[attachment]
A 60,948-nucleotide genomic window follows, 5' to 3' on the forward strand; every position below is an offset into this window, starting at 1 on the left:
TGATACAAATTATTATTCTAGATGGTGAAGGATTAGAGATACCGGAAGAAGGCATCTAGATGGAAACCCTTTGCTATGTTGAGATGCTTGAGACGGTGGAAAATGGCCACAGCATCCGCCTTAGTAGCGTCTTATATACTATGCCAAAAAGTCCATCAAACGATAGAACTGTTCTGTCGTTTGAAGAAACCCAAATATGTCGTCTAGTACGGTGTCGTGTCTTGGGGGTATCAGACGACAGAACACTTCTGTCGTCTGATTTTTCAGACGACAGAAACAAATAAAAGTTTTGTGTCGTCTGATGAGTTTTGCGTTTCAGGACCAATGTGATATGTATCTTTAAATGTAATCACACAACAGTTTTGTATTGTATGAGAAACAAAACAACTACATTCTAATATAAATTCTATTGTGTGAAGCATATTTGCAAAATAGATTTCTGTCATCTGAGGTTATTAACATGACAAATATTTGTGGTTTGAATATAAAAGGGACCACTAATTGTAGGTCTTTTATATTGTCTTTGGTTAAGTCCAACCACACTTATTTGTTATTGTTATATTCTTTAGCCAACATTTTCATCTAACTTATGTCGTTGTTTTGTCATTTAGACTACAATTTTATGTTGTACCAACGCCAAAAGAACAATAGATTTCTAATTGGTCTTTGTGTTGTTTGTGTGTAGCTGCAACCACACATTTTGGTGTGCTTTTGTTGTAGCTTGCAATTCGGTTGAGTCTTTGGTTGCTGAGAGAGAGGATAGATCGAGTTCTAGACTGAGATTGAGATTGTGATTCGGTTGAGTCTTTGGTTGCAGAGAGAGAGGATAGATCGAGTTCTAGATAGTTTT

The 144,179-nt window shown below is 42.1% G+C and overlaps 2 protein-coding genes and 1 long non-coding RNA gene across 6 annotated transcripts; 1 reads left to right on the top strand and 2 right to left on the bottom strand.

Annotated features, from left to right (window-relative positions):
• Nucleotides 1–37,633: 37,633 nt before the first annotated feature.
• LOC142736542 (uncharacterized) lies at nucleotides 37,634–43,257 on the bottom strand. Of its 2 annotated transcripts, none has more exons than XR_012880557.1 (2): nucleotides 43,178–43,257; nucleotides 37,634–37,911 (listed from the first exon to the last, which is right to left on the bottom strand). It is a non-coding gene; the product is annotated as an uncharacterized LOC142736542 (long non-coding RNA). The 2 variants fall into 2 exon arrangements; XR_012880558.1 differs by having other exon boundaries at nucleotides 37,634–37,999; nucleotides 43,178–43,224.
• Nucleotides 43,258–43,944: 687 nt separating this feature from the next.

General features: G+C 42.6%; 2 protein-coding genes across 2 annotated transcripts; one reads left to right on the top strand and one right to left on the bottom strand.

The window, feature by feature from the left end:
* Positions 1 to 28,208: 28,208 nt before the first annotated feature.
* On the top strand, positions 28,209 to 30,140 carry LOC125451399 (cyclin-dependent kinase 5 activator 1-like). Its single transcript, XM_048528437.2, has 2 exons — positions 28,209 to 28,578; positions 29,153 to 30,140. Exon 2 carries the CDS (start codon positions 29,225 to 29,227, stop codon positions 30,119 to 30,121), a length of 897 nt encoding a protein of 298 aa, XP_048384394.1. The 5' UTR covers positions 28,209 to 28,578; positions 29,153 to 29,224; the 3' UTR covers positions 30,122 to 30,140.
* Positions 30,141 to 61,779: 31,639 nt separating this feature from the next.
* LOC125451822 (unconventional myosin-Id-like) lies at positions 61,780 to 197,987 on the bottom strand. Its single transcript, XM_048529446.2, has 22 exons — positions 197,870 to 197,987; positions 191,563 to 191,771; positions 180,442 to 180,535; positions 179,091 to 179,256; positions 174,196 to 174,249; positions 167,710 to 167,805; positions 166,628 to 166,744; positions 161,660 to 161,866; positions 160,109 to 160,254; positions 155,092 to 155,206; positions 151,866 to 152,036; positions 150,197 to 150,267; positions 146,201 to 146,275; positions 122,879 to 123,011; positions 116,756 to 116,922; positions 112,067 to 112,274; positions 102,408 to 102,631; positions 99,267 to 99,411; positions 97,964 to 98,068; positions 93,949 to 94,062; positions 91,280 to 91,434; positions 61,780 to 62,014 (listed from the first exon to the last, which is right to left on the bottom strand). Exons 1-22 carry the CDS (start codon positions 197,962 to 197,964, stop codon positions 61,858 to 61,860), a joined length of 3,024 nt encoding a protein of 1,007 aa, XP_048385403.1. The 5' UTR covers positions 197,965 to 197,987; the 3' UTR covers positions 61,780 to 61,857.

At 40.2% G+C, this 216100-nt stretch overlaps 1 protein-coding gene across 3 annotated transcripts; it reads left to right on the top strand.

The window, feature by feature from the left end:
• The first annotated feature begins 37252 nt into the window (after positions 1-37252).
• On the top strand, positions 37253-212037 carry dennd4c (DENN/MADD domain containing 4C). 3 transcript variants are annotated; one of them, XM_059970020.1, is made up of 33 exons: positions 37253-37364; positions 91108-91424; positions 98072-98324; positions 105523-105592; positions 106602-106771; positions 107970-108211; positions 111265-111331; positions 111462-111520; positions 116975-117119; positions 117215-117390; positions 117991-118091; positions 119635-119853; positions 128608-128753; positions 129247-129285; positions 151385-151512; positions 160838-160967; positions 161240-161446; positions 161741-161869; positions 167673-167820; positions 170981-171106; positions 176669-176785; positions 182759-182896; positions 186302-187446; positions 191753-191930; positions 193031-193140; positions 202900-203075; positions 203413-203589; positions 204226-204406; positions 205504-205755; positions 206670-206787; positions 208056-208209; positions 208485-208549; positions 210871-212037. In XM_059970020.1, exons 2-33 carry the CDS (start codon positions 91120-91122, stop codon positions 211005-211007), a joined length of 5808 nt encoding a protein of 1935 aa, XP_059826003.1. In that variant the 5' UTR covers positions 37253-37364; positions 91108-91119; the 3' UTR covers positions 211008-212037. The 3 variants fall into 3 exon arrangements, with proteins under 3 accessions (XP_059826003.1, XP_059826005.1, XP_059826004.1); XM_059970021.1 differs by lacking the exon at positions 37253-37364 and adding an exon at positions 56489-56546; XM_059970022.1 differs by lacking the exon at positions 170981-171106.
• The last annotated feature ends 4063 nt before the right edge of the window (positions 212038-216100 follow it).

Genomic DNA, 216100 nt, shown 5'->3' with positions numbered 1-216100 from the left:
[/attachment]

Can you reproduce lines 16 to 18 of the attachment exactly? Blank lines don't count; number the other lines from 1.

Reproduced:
• The first annotated feature begins 37252 nt into the window (after positions 1-37252).
• On the top strand, positions 37253-212037 carry dennd4c (DENN/MADD domain containing 4C). 3 transcript variants are annotated; one of them, XM_059970020.1, is made up of 33 exons: positions 37253-37364; positions 91108-91424; positions 98072-98324; positions 105523-105592; positions 106602-106771; positions 107970-108211; positions 111265-111331; positions 111462-111520; positions 116975-117119; positions 117215-117390; positions 117991-118091; positions 119635-119853; positions 128608-128753; positions 129247-129285; positions 151385-151512; positions 160838-160967; positions 161240-161446; positions 161741-161869; positions 167673-167820; positions 170981-171106; positions 176669-176785; positions 182759-182896; positions 186302-187446; positions 191753-191930; positions 193031-193140; positions 202900-203075; positions 203413-203589; positions 204226-204406; positions 205504-205755; positions 206670-206787; positions 208056-208209; positions 208485-208549; positions 210871-212037. In XM_059970020.1, exons 2-33 carry the CDS (start codon positions 91120-91122, stop codon positions 211005-211007), a joined length of 5808 nt encoding a protein of 1935 aa, XP_059826003.1. In that variant the 5' UTR covers positions 37253-37364; positions 91108-91119; the 3' UTR covers positions 211008-212037. The 3 variants fall into 3 exon arrangements, with proteins under 3 accessions (XP_059826003.1, XP_059826005.1, XP_059826004.1); XM_059970021.1 differs by lacking the exon at positions 37253-37364 and adding an exon at positions 56489-56546; XM_059970022.1 differs by lacking the exon at positions 170981-171106.
• The last annotated feature ends 4063 nt before the right edge of the window (positions 212038-216100 follow it).